In the previous unit, we made a distinction between acting as a contractor and acting as a value bringer.
If you or your firm are to be properly rewarded, the client needs to recognise the value that you will deliver in advance. The value is not necessarily obvious to them. If it was, they would be specifying what they wanted, and your role would be more like a contractor than a ‘value bringer’.
What do we mean by value? In this course we will talk about the vision of success. You could use the terms business case or value proposition, but these do not emphasise the act of imagination that you need from your client. We want the client to imagine a future in which their situation has changed for the better.
The vision of success has two components. The first is the client’s vision of what will be different in their situation. It is about what people will be thinking, saying and doing. They could be colleagues, customers, or any other stakeholders such as shareholders or government agencies.
The second component is about the observable or measurable outcomes from the change. It is better to explore this after you have invited your client to imagine what people will be thinking, saying and doing. They will think more realistically about the outcomes if they have already considered the changes that will be taking place.
We call the process where you get the client to explore the differences and outcomes that you are going to help them achieve the value conversation.
The value conversation gets the client to buy-in to the value that you are offering. It makes it real for them because they are thinking it through. In holding the conversation, you rehearse the client in key elements of the story they tell themselves and colleagues. What they tell their colleagues, and the conviction with which they tell it, is important because you will not be present when many of these conversations take place.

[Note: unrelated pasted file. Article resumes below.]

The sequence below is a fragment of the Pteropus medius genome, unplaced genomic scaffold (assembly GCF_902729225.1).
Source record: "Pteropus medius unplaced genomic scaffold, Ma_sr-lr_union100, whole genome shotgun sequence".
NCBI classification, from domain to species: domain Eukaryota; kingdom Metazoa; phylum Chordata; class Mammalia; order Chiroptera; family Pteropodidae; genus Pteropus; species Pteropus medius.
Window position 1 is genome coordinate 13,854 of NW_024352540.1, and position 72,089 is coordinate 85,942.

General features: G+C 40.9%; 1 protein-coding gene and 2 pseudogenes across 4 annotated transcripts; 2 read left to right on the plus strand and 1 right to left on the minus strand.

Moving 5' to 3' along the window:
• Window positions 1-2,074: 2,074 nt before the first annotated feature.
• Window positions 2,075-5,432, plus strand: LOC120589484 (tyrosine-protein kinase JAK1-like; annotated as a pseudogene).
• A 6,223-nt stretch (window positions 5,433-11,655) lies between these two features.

The value conversation will not immediately achieve an order for your services – although that sometimes happens – but it means that the client will be genuinely interested in your proposition and ready for a serious discussion about how they can achieve the untapped value they have discovered from speaking with you.
Achieving your client’s buy-in to your value proposition is a pivotal moment in your conversation. The dynamic will shift. Instead of feeling that you are pushing against the natural resistance that happens when you are trying to get someone to see things differently, you should begin to feel that the client is pulling you towards them.
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|Module 1||Bringing Value|
|Unit 1||Start here - Preview|
|Unit 2||Bringing value to clients|
|Unit 3||Your value proposition and the vision of success - Preview|
|Unit 4||Setting up your value conversation: agreeing a resolution - Preview|
|Unit 5||People create a narrative when they decide to make a change|
|Unit 6||The narrative structure for a consulting opportunity|
|Unit 7||Converting your client’s interest in your proposition into a firm order|